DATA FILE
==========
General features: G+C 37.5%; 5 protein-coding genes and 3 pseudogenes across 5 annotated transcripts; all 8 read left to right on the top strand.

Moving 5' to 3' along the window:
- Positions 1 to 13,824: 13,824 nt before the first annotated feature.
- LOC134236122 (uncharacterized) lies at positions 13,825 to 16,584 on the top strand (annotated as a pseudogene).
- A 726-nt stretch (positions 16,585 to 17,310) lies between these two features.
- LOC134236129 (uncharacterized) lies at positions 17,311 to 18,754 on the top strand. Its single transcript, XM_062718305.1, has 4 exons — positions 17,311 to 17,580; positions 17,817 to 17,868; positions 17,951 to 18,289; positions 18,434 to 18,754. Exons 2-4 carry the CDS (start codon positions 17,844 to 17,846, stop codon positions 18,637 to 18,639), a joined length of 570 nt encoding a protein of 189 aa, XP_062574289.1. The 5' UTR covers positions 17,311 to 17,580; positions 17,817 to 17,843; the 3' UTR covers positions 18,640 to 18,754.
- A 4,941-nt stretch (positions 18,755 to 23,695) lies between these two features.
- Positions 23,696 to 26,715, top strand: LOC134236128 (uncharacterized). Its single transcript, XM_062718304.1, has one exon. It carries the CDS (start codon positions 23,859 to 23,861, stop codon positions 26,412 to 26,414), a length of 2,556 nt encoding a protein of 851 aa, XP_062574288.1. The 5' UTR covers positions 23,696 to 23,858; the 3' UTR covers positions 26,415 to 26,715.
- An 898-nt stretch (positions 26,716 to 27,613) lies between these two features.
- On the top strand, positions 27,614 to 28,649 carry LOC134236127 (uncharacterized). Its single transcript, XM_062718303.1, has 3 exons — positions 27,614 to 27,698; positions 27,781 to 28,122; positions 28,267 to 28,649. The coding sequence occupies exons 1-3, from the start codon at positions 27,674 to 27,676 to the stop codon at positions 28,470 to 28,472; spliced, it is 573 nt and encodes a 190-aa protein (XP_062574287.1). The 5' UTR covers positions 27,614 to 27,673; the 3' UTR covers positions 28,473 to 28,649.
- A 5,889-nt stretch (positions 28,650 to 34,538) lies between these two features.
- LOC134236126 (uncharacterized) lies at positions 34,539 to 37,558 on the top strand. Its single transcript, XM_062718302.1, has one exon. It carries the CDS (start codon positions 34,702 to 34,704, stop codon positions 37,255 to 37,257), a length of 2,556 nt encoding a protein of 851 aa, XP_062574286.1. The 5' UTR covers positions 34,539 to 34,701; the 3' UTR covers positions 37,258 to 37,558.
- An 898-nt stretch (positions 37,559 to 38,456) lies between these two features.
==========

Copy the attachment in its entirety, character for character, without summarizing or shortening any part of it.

General features: G+C 37.5%; 5 protein-coding genes and 3 pseudogenes across 5 annotated transcripts; all 8 read left to right on the top strand.

Moving 5' to 3' along the window:
- Positions 1 to 13,824: 13,824 nt before the first annotated feature.
- LOC134236122 (uncharacterized) lies at positions 13,825 to 16,584 on the top strand (annotated as a pseudogene).
- A 726-nt stretch (positions 16,585 to 17,310) lies between these two features.
- LOC134236129 (uncharacterized) lies at positions 17,311 to 18,754 on the top strand. Its single transcript, XM_062718305.1, has 4 exons — positions 17,311 to 17,580; positions 17,817 to 17,868; positions 17,951 to 18,289; positions 18,434 to 18,754. Exons 2-4 carry the CDS (start codon positions 17,844 to 17,846, stop codon positions 18,637 to 18,639), a joined length of 570 nt encoding a protein of 189 aa, XP_062574289.1. The 5' UTR covers positions 17,311 to 17,580; positions 17,817 to 17,843; the 3' UTR covers positions 18,640 to 18,754.
- A 4,941-nt stretch (positions 18,755 to 23,695) lies between these two features.
- Positions 23,696 to 26,715, top strand: LOC134236128 (uncharacterized). Its single transcript, XM_062718304.1, has one exon. It carries the CDS (start codon positions 23,859 to 23,861, stop codon positions 26,412 to 26,414), a length of 2,556 nt encoding a protein of 851 aa, XP_062574288.1. The 5' UTR covers positions 23,696 to 23,858; the 3' UTR covers positions 26,415 to 26,715.
- An 898-nt stretch (positions 26,716 to 27,613) lies between these two features.
- On the top strand, positions 27,614 to 28,649 carry LOC134236127 (uncharacterized). Its single transcript, XM_062718303.1, has 3 exons — positions 27,614 to 27,698; positions 27,781 to 28,122; positions 28,267 to 28,649. The coding sequence occupies exons 1-3, from the start codon at positions 27,674 to 27,676 to the stop codon at positions 28,470 to 28,472; spliced, it is 573 nt and encodes a 190-aa protein (XP_062574287.1). The 5' UTR covers positions 27,614 to 27,673; the 3' UTR covers positions 28,473 to 28,649.
- A 5,889-nt stretch (positions 28,650 to 34,538) lies between these two features.
- LOC134236126 (uncharacterized) lies at positions 34,539 to 37,558 on the top strand. Its single transcript, XM_062718302.1, has one exon. It carries the CDS (start codon positions 34,702 to 34,704, stop codon positions 37,255 to 37,257), a length of 2,556 nt encoding a protein of 851 aa, XP_062574286.1. The 5' UTR covers positions 34,539 to 34,701; the 3' UTR covers positions 37,258 to 37,558.
- An 898-nt stretch (positions 37,559 to 38,456) lies between these two features.